Six Degrees of Separation: From Wintering to The Mermaid and Mrs Hancock

Here we are again and already at the first Saturday in the month. July this time, and a new round of Six Degrees of Separation, hosted by Kate at Books Are My Favourite and Best.

I’ve read this month’s starting book, Katherine May’s Wintering. It’s a bold choice with which to start our chains, and it took some thought for me to find a thread. I forged my chain late on Saturday night, but chose sleep over wrangling it into a post. Only a day late with that.

Wintering is a book that considers how best to survive the difficult times in life, with a focus on retreating from the world. It’s about the need to acknowledge the fallow periods, to accept sadness without needing to overcome it, to walk away from the situations that overwhelm us in life. I had a mixed reaction to it first time around. Revisiting my review to remind myself of what I thought about when I read it, I wondered what I would get out of it on a second read, with yet another unwelcome life event under my belt that has given me cause to reflect on what my priorities in life are. I don’t want to retreat from the world, but I do want to find better ways of taking joy from it.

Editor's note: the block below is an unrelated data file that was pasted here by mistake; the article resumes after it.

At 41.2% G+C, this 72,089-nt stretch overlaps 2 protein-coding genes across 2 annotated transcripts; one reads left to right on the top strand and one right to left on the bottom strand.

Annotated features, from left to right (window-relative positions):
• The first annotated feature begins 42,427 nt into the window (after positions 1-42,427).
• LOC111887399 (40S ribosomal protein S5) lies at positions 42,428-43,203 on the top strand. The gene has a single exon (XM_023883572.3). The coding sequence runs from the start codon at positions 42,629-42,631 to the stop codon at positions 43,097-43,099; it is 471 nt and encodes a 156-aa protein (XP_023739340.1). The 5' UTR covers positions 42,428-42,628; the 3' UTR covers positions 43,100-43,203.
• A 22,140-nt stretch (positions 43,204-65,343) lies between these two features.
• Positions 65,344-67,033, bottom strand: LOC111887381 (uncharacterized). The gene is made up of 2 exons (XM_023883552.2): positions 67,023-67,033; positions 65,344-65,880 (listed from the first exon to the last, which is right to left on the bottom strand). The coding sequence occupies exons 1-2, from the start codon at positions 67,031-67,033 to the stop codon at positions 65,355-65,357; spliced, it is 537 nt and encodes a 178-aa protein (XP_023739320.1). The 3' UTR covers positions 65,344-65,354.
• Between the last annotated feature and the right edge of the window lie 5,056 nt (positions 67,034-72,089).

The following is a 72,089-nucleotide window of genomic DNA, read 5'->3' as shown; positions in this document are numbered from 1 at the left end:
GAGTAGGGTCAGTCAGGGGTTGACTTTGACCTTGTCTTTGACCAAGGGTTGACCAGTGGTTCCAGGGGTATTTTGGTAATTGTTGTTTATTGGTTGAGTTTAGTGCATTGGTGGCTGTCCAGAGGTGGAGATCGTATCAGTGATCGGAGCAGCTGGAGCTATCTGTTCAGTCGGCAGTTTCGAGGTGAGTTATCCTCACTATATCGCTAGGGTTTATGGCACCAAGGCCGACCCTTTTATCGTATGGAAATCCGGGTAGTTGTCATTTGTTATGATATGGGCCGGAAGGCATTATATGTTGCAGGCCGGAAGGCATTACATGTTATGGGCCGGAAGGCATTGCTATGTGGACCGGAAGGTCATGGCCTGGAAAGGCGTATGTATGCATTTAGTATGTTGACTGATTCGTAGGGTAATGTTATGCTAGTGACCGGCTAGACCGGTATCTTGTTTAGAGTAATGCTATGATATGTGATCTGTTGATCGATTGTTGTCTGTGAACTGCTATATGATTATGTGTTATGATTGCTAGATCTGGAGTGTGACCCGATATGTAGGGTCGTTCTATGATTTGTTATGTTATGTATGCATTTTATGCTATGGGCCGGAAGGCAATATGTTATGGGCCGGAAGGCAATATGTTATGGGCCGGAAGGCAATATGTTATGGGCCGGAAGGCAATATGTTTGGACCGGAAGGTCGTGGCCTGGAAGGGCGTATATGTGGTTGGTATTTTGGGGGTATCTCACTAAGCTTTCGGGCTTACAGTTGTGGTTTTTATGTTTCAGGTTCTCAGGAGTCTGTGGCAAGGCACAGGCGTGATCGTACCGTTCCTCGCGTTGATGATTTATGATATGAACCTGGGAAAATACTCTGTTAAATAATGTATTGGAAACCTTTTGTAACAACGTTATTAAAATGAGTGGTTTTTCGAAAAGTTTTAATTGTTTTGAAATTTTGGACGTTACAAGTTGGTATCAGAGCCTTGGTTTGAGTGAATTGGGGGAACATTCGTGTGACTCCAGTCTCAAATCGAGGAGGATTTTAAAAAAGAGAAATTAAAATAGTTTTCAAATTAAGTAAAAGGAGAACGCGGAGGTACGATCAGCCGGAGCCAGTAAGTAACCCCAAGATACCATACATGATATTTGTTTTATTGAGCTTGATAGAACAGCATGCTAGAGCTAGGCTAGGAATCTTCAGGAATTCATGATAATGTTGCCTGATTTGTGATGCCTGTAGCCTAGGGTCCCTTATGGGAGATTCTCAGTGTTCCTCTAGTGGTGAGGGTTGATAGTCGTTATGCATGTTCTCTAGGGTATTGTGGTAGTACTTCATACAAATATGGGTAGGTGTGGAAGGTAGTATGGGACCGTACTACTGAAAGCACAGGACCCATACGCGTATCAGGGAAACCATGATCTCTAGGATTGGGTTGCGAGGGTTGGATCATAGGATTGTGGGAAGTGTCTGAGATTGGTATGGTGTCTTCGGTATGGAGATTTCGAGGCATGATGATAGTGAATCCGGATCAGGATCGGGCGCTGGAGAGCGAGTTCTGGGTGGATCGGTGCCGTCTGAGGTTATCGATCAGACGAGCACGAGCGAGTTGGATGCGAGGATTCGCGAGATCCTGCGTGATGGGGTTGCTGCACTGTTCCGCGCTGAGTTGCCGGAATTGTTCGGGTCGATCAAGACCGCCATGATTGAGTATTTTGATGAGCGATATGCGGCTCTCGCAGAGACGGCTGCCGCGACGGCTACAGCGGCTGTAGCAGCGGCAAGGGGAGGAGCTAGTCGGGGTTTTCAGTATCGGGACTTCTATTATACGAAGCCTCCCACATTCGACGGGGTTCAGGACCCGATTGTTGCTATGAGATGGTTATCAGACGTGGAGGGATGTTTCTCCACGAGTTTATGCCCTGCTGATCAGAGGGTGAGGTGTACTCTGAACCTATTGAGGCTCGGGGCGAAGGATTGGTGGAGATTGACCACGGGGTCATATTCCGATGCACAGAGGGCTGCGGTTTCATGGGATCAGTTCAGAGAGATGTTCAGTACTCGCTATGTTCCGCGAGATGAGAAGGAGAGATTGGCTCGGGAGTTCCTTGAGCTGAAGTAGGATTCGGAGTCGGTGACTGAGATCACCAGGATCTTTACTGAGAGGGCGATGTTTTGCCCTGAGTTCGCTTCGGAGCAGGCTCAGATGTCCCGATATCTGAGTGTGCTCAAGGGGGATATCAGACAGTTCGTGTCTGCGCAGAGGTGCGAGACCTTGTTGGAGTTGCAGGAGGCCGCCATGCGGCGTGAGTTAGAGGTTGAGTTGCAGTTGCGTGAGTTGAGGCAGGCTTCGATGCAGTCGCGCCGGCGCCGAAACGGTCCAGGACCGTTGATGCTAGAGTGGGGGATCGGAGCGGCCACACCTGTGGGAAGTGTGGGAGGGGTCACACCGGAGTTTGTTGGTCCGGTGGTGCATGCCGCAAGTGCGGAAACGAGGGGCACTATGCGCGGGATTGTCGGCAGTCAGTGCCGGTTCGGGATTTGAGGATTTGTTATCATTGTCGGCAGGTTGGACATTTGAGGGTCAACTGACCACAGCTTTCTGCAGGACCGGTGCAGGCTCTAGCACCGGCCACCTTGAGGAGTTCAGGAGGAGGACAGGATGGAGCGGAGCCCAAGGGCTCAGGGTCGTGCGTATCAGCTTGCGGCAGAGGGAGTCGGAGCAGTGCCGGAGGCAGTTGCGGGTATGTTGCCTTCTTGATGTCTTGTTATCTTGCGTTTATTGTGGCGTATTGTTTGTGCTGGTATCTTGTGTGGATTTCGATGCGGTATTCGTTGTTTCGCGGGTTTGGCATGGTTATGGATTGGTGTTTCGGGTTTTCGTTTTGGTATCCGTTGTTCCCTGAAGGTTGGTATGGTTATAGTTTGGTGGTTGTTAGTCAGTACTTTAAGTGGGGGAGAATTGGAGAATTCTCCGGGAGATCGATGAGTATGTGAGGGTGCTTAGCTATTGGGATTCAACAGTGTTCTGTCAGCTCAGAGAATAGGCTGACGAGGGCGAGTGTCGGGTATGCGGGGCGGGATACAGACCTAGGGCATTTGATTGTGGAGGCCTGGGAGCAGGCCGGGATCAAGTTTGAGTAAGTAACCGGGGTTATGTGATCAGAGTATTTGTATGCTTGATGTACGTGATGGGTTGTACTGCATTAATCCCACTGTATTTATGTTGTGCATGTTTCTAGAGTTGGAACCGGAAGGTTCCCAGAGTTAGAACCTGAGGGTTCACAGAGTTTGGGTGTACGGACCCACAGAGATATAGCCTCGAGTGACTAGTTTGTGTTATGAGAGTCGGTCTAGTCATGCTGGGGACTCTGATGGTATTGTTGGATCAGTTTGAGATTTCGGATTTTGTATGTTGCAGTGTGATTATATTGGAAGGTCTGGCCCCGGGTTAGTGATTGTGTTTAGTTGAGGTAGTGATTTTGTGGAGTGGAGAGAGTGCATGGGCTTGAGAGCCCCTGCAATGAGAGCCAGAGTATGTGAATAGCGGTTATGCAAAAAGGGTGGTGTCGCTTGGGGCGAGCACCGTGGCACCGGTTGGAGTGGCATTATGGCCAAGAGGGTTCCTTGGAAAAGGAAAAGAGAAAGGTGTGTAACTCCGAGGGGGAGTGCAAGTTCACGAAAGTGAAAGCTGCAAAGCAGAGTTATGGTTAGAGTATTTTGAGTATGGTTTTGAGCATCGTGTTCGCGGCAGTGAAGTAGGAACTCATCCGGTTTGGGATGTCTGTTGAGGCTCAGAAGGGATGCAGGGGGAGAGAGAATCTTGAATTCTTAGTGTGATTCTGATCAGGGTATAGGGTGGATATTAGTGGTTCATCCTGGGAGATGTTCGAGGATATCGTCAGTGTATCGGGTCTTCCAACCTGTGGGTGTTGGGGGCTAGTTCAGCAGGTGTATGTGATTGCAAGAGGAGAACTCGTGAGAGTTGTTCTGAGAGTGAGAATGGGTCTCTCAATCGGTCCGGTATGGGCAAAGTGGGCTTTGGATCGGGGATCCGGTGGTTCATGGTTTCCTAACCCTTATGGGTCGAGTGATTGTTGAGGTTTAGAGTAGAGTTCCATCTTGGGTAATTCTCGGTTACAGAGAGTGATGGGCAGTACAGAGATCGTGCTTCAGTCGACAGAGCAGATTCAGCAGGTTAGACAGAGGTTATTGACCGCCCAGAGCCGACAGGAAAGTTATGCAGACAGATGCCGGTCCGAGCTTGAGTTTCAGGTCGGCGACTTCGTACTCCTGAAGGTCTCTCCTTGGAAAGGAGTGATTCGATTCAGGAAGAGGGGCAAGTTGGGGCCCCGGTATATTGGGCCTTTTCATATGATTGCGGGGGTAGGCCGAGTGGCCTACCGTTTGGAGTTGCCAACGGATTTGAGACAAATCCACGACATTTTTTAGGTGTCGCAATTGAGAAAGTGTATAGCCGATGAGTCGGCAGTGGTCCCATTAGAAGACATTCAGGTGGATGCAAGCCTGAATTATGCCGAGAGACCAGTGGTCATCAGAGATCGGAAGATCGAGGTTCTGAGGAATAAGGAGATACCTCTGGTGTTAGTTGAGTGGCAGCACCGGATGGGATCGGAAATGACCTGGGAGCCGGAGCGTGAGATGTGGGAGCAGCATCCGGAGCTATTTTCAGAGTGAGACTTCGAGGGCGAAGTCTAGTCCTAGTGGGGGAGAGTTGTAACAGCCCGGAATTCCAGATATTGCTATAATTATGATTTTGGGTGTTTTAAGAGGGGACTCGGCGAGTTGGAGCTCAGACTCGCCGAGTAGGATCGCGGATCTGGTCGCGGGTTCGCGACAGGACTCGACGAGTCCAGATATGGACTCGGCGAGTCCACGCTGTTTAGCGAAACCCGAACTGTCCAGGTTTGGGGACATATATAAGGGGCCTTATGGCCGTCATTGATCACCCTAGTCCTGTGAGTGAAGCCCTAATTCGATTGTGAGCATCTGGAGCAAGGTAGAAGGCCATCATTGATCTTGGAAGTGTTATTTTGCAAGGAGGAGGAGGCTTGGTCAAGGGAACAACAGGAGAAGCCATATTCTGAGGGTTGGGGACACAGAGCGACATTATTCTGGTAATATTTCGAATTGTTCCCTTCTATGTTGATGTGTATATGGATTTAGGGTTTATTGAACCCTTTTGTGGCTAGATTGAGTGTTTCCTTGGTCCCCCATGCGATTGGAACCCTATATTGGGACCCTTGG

The acceptance of sadness is what eventually prompted my first link. The main character in a book I read earlier this year, Erica Mou’s Thirsty Sea, has a sadness at the heart of her life, carried by the entire family, with each person finding their own way of coping, or not, with its enormity. Maria leaves everything behind, unable to cope with the weight of expectation placed upon her, running away to London with little else but her passport and toothbrush.

The running away in Mou’s novel reminded me of an episode in Eva Baltasar’s Permafrost, in which the narrator moves to Scotland to work as an au pair in order to escape the oppression of her family life. It’s the first in a series of flights away from what is inescapable, her deeply rooted personal sadness.

While in Scotland, Baltasar’s narrator becomes nauseated by the colour green, seeing it everywhere in the landscape around her. This made me think of Self Portrait in Green, Marie NDiaye’s lush novel about abandonment, which is the flip side of running away. In NDiaye’s world, those who are abandoned question who they are, wondering if they are somehow the cause of the abandonment, rather than it being something in the person running away.